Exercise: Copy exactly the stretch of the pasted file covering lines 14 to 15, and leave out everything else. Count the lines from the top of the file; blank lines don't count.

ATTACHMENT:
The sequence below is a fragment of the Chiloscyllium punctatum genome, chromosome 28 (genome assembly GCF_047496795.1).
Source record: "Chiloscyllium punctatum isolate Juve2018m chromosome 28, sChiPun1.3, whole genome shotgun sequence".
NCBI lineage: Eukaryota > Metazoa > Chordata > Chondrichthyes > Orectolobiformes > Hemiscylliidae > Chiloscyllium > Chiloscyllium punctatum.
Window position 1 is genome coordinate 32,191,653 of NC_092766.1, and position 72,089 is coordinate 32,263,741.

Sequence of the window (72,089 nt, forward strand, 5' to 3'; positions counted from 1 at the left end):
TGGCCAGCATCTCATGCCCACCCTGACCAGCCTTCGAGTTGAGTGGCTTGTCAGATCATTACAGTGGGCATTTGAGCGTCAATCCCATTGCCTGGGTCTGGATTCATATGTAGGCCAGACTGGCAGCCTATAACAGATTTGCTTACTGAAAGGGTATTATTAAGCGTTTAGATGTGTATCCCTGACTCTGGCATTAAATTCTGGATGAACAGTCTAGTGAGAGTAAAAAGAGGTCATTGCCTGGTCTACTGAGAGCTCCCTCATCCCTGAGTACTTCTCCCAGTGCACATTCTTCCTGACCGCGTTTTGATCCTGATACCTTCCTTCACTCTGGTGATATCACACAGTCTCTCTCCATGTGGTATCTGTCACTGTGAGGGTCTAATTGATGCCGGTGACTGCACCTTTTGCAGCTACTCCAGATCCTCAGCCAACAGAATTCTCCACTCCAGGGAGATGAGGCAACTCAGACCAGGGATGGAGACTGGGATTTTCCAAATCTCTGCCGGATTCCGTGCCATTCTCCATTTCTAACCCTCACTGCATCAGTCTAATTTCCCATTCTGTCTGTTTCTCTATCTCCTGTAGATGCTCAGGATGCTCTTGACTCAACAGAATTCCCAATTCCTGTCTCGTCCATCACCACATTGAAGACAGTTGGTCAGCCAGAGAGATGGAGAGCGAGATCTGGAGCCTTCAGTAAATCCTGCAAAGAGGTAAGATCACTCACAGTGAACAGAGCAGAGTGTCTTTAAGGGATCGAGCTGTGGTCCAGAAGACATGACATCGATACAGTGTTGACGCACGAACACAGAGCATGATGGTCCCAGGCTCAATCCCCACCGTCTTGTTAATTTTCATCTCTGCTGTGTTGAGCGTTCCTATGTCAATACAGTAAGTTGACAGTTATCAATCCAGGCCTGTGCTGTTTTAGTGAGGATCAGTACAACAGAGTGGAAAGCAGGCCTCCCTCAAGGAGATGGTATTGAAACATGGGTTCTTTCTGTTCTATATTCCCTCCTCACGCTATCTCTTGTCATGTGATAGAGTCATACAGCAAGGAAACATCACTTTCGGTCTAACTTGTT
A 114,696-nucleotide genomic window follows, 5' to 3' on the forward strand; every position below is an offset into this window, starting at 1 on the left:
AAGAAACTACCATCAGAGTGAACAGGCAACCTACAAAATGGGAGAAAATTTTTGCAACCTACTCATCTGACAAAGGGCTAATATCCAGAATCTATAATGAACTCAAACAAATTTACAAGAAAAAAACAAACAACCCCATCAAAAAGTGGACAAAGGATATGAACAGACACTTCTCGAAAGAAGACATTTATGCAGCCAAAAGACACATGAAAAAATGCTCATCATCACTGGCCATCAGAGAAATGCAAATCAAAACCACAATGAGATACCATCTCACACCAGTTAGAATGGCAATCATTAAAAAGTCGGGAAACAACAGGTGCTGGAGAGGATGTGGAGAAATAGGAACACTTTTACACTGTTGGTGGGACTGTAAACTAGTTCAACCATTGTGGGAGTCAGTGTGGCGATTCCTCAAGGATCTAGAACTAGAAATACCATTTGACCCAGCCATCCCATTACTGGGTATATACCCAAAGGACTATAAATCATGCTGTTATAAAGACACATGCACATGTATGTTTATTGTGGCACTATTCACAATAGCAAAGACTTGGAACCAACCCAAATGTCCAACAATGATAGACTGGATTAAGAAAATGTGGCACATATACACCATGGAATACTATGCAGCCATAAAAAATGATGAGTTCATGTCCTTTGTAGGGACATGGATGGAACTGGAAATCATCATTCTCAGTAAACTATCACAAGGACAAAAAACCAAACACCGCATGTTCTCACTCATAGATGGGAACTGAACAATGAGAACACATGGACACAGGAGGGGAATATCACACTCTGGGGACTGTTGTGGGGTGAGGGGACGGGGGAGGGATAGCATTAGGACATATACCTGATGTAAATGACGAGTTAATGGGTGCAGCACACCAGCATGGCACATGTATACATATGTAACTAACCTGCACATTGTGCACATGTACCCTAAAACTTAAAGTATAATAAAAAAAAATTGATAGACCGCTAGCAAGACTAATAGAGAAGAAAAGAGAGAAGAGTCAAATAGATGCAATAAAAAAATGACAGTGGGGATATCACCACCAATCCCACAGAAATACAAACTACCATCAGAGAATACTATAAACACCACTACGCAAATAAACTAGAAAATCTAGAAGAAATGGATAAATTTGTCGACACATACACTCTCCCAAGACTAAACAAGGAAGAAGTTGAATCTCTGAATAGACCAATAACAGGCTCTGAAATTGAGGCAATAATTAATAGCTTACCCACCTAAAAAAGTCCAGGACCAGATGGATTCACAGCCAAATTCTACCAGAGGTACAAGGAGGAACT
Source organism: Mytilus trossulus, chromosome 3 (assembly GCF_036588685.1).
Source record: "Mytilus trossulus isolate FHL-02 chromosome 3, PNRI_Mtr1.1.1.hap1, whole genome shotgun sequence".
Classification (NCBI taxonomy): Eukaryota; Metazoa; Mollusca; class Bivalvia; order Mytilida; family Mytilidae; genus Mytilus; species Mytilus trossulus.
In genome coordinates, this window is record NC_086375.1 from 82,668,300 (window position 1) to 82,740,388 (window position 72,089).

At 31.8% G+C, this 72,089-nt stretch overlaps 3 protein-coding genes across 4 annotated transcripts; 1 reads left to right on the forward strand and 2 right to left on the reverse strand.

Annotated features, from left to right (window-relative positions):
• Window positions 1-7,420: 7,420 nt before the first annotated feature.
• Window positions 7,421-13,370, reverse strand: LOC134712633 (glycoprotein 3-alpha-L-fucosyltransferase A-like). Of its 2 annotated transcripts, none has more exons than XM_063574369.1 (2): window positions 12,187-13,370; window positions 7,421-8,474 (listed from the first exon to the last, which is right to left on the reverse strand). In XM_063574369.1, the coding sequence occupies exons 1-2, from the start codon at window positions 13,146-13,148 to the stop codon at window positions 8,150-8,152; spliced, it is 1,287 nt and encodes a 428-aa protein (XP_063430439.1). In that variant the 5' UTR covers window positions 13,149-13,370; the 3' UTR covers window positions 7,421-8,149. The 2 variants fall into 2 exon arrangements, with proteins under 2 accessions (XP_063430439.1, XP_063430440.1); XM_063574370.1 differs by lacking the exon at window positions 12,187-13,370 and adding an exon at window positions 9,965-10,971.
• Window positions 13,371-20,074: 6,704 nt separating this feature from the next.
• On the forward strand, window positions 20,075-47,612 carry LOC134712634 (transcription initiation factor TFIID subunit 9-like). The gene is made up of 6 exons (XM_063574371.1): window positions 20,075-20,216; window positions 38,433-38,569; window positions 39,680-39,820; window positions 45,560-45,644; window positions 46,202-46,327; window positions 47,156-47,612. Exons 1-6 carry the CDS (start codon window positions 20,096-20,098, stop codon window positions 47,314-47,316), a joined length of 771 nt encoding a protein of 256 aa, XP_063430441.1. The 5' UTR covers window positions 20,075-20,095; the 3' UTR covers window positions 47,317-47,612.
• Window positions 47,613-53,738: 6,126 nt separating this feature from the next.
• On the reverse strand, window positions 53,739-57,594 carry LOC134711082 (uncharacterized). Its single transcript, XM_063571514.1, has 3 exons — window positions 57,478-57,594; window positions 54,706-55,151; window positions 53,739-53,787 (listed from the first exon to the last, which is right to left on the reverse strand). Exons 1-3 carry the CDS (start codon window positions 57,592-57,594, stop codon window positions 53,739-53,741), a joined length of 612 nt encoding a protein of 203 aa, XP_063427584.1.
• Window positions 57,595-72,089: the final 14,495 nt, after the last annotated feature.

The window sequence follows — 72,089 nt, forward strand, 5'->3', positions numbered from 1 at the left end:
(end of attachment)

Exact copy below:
Annotated features, from left to right (window-relative positions):
• Window positions 1-7,420: 7,420 nt before the first annotated feature.